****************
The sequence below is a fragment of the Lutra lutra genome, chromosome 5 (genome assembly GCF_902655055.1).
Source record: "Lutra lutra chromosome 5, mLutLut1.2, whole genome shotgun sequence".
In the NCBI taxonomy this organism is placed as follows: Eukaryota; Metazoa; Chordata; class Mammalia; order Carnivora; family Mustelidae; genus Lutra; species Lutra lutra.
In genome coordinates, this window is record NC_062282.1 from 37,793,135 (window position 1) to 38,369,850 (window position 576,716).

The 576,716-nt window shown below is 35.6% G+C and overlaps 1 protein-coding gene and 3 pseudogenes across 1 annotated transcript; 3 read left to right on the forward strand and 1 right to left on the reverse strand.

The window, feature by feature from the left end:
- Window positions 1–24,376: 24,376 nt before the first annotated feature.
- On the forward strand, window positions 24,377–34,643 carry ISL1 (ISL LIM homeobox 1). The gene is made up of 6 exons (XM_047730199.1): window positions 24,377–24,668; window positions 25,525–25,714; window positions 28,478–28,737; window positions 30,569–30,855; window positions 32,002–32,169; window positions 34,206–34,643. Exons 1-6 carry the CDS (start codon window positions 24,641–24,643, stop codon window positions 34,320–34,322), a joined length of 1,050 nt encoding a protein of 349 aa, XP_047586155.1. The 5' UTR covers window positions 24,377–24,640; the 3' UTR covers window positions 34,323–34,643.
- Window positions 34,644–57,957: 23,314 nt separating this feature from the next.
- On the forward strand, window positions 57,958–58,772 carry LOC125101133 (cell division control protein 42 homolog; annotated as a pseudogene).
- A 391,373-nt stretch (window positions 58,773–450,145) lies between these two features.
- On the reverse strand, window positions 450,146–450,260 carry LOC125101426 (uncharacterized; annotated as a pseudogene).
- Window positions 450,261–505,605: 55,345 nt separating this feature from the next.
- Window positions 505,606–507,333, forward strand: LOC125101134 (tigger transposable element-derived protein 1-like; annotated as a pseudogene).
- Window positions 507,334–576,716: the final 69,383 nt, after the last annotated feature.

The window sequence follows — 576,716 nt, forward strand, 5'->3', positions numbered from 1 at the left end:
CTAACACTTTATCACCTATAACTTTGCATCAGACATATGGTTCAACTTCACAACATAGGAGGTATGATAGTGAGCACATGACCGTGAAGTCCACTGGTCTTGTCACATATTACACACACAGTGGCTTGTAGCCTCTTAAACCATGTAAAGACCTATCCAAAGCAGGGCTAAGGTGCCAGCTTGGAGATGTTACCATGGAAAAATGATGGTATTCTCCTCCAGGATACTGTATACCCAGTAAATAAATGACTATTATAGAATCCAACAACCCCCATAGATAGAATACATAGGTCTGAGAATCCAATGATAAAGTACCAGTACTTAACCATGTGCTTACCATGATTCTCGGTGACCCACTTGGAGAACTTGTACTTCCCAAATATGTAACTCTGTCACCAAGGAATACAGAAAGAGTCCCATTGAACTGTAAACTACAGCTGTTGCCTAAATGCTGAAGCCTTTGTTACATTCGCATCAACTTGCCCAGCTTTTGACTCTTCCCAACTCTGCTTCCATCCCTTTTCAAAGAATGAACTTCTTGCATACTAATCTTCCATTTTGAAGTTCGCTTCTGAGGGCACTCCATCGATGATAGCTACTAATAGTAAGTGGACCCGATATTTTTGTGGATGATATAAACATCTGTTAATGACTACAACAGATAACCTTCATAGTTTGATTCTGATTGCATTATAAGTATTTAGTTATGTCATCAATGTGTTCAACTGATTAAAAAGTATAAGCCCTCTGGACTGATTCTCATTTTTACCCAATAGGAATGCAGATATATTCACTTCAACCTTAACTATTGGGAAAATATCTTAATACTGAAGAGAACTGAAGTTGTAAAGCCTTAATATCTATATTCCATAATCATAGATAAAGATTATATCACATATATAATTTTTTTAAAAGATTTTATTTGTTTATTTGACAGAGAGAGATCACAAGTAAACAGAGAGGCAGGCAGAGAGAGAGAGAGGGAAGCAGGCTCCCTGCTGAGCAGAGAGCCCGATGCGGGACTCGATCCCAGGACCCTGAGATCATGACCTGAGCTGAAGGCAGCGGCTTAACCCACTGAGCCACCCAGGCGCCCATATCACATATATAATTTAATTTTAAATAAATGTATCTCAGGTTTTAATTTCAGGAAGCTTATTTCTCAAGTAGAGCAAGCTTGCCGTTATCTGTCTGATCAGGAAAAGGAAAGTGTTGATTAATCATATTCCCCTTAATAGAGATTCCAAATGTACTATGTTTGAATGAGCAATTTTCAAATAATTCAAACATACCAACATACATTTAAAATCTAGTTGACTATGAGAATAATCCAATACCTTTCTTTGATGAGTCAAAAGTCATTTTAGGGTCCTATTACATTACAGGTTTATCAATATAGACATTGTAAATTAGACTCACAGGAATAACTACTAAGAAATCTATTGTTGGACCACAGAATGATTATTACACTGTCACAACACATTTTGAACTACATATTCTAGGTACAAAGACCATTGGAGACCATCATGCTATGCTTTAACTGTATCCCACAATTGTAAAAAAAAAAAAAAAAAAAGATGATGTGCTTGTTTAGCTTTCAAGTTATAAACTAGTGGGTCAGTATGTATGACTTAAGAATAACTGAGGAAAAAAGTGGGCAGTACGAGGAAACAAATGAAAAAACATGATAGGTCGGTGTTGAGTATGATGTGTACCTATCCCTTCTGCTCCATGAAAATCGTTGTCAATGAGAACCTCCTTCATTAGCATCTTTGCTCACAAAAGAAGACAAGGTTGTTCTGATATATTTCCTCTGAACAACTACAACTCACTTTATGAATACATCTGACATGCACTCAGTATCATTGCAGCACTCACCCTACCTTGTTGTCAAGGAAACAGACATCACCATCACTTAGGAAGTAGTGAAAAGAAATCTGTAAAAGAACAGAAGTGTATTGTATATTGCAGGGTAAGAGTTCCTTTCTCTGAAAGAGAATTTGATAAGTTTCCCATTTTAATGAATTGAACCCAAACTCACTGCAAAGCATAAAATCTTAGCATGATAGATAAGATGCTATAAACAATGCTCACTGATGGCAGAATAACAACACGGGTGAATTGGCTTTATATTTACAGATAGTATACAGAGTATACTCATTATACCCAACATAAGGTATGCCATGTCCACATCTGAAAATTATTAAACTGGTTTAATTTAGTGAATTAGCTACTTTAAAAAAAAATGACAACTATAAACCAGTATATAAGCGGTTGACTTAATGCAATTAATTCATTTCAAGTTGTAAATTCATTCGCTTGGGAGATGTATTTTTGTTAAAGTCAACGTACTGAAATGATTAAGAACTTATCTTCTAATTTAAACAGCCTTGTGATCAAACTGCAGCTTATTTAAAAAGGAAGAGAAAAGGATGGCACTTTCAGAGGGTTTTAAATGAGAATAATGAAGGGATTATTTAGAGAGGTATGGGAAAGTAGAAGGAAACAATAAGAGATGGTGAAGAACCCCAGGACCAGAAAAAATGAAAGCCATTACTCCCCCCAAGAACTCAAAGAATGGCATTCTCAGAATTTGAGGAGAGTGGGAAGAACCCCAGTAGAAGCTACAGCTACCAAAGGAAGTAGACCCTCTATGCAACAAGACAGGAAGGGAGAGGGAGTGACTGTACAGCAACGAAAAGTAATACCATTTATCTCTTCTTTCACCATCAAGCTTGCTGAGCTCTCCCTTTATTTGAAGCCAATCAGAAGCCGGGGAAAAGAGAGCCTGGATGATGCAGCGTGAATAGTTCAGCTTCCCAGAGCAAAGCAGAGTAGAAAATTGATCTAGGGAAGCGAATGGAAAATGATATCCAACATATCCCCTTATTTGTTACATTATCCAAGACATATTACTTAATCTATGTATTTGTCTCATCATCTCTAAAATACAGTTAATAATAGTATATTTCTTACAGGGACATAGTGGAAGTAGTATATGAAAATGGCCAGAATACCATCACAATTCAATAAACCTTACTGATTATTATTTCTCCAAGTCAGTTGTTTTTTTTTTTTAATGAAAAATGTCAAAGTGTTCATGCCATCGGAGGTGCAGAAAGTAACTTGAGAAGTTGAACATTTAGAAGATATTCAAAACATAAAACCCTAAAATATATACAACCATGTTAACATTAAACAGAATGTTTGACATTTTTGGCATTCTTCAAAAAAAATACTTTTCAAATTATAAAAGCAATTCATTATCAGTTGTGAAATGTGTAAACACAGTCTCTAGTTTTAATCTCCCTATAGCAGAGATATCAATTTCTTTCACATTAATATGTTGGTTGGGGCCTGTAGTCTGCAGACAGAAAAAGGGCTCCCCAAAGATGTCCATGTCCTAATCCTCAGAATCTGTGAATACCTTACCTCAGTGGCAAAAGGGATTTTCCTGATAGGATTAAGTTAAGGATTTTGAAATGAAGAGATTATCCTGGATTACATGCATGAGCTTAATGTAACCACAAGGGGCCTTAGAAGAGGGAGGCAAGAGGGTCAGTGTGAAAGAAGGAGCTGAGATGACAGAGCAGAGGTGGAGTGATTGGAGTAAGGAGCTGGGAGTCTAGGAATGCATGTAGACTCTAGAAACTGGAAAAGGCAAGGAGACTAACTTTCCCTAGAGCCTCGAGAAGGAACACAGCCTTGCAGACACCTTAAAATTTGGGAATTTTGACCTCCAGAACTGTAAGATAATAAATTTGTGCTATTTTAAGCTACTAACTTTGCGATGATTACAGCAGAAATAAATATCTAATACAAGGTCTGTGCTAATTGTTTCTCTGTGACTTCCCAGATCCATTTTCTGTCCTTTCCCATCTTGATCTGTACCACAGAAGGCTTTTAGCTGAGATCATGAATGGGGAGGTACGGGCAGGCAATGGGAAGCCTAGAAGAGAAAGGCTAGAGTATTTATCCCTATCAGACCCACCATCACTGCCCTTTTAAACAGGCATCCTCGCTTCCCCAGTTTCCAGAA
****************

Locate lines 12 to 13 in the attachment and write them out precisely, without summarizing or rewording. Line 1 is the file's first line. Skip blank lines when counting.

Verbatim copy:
- On the reverse strand, window positions 450,146–450,260 carry LOC125101426 (uncharacterized; annotated as a pseudogene).
- Window positions 450,261–505,605: 55,345 nt separating this feature from the next.